By the age of twenty he had read law and passed the bar in North Carolina to become a lawyer. Within a year, Jackson had moved westward and hung out his shingle in Nashville, Tennessee, where he married Rachel Robards, supposedly divorced from an abusive husband. Jackson partnered with several prominent men, speculating in lands further west and agitating for Tennessee statehood. In 1796 Tennessee achieved that status and Jackson was elected its first representative, having already served as territorial Attorney General. He was then chosen as Senator, and after resigning that position, a judge of the Tennessee Supreme Court. Surprisingly, Jackson was known for his honesty and good decision-making, and, although still quick-tempered, always came to the defense of women, fighting duels over honor on several occasions.

Rachel Donelson Robards Jackson (1767-1828), dearly beloved wife of Andrew Jackson

Jackson in 1837

Jackson served as the commander of the Tennessee militia and continued building a prosperous cotton plantation, eventually reaching more than a thousand acres, which, in his lifetime included a workforce of about 300 slaves. He built a fortune as a merchant and planter. Jackson remained in politics, befriending and supporting the controversial Aaron Burr, and backing James Monroe against Madison for President in 1808. Andrew Jackson’s national popularity, however, came from his military service. He took 2,000 Tennessee volunteers into Alabama territory in the midst of the War of 1812 and decisively defeated the “Red Stick” Creek tribe in their revolt against white encroachment on their lands, and civil war against the more numerous “White” Creeks, who sought to accommodate the frontier settlers from the United States.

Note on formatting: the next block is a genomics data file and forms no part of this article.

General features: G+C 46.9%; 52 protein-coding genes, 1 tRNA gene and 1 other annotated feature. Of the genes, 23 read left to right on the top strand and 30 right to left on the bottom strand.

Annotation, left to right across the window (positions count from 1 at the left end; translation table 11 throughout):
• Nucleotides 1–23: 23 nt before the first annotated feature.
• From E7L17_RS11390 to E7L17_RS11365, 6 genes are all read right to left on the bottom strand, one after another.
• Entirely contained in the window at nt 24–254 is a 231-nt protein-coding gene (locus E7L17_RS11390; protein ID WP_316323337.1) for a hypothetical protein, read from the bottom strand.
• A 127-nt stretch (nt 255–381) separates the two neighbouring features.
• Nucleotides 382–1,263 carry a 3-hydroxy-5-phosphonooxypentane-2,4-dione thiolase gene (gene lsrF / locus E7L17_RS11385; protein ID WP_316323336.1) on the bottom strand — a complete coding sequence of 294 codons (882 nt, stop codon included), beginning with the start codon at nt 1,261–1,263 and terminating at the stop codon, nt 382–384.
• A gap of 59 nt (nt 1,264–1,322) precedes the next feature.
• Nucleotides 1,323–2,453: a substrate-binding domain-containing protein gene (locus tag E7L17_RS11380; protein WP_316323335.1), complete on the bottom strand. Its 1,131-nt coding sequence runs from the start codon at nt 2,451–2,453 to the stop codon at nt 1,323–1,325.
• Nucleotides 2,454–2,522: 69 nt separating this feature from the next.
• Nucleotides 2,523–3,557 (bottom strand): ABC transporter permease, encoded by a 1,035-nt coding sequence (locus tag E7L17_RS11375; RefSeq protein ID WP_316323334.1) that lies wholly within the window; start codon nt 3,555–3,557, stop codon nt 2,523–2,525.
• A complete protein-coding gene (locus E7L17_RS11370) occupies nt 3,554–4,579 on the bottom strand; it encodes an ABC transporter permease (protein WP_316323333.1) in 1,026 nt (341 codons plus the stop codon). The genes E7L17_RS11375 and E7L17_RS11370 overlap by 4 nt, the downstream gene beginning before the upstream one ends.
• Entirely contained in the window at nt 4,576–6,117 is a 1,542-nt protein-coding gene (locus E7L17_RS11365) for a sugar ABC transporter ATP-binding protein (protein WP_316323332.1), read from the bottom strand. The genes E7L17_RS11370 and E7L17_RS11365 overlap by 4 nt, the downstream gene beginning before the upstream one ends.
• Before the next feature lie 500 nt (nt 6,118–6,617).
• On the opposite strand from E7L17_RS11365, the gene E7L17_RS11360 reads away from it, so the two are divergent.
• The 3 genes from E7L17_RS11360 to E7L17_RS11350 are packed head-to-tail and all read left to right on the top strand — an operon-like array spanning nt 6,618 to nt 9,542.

General Andrew Jackson at the Battle of New Orleans, January 8, 1815

He then took his army to defend New Orleans, and defeated a veteran British Army in January of 1815. From there, the hero seized Florida from Spain and then inserted himself into Washington politics again, in a run for President of the United States. Jackson served two terms as President, hugely popular with the common man. He hand-picked his successor to carry on his policies, so his influence transcended his actual time in office. The lean red-headed Jackson’s stormy years as President put his stamp of populist democracy on the country and his reputation for honesty and plain-spokenness, as well as his willingness to go against the political tides, brought him into contention with many other politicians. They formed a national party based solely on opposing Andrew Jackson and his policies.

President Andrew Jackson

Much more could be said of the life of Andrew Jackson, and has been written in many biographies and articles since his day. No single man had a greater impact on the United States and its direction in history than the man known as the “Hero”, “Old Hickory”, “King Andrew I”, and some unprintable titles. He is still a target of assassins, and his magnificent equestrian statues in New Orleans, Nashville, and Washington, DC are targets of rioters and revolutionaries in our iconoclastic times. The statues, like their subject, have repelled all attackers so far. The $20.00 bill, not so much. Don’t grow too fond of the images on the ones, twos, fives, and fifties either.

Daguerrotype of Andrew Jackson in 1845 at the age of 78, months before his death